Dongqing Li

Professor, Mechanical and Mechatronics Engineering

Research interests: micro/nano fluidics; lab-on-a-chip; EMK transport


Professor Dongqing Li obtained his Ph.D. degree at the University of Toronto in 1991. In 1993, Li joined the faculty of the Department of Mechanical Engineering, University of Alberta, where he obtained tenure in 1997 and was promoted to the rank of full professor in 1999.

In that same year he was awarded the McCalla Professorship for research excellence. He later joined the Department of Mechanical and Industrial Engineering, University of Toronto, in 2000 as a tenured full professor. From October 2005 to August 2008, Li was the H. Fort Flowers Chair Professor of Mechanical Engineering at Vanderbilt University.

From September 2008, Li has joined the University of Waterloo. Li’s research is in the area of electrokinetic-based microfluidics and lab-on-a-chip technology. Li has published 324 papers in leading international journals, 10 book chapters and three books.


  • PhD, Thermodynamics, University of Toronto, 1991

  • MSc, Heat and Mass Transfer, Dalian Maritime University, 1984

  • BASc, Thermophysics Engineering, Zhejiang University, 1982

Dongqing Li


Lab-On-Chip (LOC) devices are microscale laboratories on a microchip that can perform clinical diagnoses, scan DNA, run electrophoretic separations, act as microreactors, detect cancer cells and identify bacteria and virus.

The objective of our current research program is to develop quantitative microfluidic technologies that enable the chip-scale design and operation control of pumping, metering, switching, sample injection/dispensing, mixing, reacting, and separating processes. Our research includes developing Enzyme-Linked Immunosorbent Assay (ELISA) chips for detecting bacteria and viruses, DNA sensing chips, real-time Polymerase Chain Reaction (PCR) chip systems, dielectrophoresis cell detection chip, and cellular lab on a chip.

The typical lab on a chip is a thin glass or plastic plate with a network of microchannels etched into its surface. These microchannels are about 10 microns deep, 50 microns wide, and several centimeters in length.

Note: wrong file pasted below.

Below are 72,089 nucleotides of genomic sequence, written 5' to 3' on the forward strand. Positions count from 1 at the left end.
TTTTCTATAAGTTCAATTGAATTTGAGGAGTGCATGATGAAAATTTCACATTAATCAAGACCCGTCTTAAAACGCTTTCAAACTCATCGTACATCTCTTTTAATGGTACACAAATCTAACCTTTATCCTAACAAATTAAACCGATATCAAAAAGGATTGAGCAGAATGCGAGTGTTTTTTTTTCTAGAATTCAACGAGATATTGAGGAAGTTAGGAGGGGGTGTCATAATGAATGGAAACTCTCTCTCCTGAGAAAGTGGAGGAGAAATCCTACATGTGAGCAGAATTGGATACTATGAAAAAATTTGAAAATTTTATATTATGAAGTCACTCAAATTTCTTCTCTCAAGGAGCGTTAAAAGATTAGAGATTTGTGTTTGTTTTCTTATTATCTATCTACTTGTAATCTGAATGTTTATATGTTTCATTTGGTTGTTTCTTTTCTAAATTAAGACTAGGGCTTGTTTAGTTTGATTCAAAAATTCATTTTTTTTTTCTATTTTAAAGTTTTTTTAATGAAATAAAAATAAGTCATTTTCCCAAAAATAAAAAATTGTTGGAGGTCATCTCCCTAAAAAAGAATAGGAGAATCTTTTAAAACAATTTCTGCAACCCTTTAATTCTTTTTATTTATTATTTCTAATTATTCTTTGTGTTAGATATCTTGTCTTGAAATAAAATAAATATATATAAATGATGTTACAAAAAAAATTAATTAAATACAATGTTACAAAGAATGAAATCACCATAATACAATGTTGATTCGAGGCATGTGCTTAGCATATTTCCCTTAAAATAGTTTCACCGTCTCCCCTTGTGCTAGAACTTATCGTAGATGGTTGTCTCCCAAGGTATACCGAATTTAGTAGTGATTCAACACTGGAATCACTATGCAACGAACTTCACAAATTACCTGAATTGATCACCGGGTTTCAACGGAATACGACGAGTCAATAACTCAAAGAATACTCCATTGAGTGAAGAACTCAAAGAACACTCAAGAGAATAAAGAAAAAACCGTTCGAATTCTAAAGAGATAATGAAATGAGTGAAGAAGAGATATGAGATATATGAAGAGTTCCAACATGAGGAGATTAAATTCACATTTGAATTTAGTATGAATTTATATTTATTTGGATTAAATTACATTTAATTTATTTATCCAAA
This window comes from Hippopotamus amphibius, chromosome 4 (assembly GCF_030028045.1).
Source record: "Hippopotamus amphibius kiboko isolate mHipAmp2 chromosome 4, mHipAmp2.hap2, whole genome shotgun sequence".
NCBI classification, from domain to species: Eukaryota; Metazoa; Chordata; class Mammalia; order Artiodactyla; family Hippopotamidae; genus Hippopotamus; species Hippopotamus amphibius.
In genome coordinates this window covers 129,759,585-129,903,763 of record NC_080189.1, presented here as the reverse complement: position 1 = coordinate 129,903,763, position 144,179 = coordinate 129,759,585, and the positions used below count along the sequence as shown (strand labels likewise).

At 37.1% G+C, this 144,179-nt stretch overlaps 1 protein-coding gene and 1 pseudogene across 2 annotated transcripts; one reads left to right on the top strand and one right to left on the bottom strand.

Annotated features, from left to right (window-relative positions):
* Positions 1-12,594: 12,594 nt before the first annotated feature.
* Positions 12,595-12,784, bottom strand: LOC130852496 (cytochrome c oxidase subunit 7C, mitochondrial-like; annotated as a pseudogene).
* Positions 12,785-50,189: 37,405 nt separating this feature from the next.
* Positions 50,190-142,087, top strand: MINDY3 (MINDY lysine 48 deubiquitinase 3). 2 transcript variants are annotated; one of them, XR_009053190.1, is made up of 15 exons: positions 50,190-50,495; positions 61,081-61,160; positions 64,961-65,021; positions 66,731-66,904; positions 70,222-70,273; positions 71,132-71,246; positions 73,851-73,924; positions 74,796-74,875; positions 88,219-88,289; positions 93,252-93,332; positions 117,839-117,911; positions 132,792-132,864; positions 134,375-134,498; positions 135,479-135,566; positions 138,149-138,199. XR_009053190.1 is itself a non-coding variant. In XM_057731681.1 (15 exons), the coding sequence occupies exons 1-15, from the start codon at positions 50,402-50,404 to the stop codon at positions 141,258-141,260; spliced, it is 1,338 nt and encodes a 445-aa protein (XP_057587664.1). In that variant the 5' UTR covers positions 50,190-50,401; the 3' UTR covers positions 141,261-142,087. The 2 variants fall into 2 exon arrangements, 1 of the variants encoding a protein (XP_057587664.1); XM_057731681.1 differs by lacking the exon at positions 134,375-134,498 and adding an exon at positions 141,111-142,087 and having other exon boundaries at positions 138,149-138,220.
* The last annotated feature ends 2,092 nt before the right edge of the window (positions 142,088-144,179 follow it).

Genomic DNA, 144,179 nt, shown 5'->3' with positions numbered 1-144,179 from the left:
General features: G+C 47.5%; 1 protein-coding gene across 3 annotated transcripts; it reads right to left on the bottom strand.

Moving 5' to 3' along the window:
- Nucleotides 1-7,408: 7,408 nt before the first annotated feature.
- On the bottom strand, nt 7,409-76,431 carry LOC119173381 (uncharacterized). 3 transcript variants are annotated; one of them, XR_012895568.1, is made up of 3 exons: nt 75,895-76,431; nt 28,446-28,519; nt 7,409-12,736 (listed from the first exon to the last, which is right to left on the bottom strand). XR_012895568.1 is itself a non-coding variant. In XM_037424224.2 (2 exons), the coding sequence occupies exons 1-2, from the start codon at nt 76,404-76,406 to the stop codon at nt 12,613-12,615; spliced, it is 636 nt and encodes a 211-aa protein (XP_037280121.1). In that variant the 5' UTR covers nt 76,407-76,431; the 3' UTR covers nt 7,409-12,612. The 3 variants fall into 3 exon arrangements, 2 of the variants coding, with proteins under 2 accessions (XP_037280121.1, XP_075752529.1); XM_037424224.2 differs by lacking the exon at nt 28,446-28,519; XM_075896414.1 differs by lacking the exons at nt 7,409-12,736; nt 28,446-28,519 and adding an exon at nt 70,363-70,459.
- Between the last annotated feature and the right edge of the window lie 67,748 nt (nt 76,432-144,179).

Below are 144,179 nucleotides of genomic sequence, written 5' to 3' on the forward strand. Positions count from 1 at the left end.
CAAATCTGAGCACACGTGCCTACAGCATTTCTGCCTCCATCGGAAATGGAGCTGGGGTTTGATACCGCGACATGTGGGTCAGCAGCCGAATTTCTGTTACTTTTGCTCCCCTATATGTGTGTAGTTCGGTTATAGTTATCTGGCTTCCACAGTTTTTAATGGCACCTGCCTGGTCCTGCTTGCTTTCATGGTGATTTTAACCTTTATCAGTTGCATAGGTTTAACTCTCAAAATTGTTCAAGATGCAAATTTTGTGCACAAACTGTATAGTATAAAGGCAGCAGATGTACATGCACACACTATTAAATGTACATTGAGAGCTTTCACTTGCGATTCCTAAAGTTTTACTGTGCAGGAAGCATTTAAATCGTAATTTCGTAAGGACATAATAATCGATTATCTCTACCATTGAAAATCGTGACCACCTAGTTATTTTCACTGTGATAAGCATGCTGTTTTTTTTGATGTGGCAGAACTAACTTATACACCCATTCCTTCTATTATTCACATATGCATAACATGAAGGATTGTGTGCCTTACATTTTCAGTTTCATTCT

A liquid sample (as little as 100 picoliters) is injected at one end of a microchannel. Electric fields propel the sample along the channels, past reservoir chambers that squirt measured amounts of reactants into the sample as it moves over detectors that scrutinize the progress of the reaction. On such a chip, hundreds of different reactions and analyses can be performed at the same time through hundreds of parallel microchannels. The advantages of these labs on a chip include very small amount of sample, very short reaction and analysis time and high throughput, and portability. These are the medical and technical drivers of next generation, handheld, portable, biodiagnotic devices.

Precise manipulation of liquids and particles in microchannel networks is key to the performance of Lab-on-a-chip. In order to operate, such a lab-on-a-chip device must be able to perform the following microfluidic functions: pumping, metering, switching (flow), dispensing, mixing, and separating.

However, because of the scale of the microchannels, interfacial electrokinetic phenomena dominate the transport processes in the microchannels and make the microchannel transport processes very different from the macroscopic transport processes. At the present, manufacturing a lab-on-a-chip device is not a problem; however, the lack of understanding of the complicated electrokinetic transport phenomena in microchannels makes it difficult to do systematic design and precise operation control of the lab-on-chip devices. That is why most of the lab-on-a-chip technology still stays in the proof-of-the-concept stage. Fundamental research on microfluidic transport processes is therefore required for further development of the lab-on-a-chip technology.

Research interests

  • Microfluidics and nanofluidics

  • Lab-on-a-chip

  • Interfacial phenomena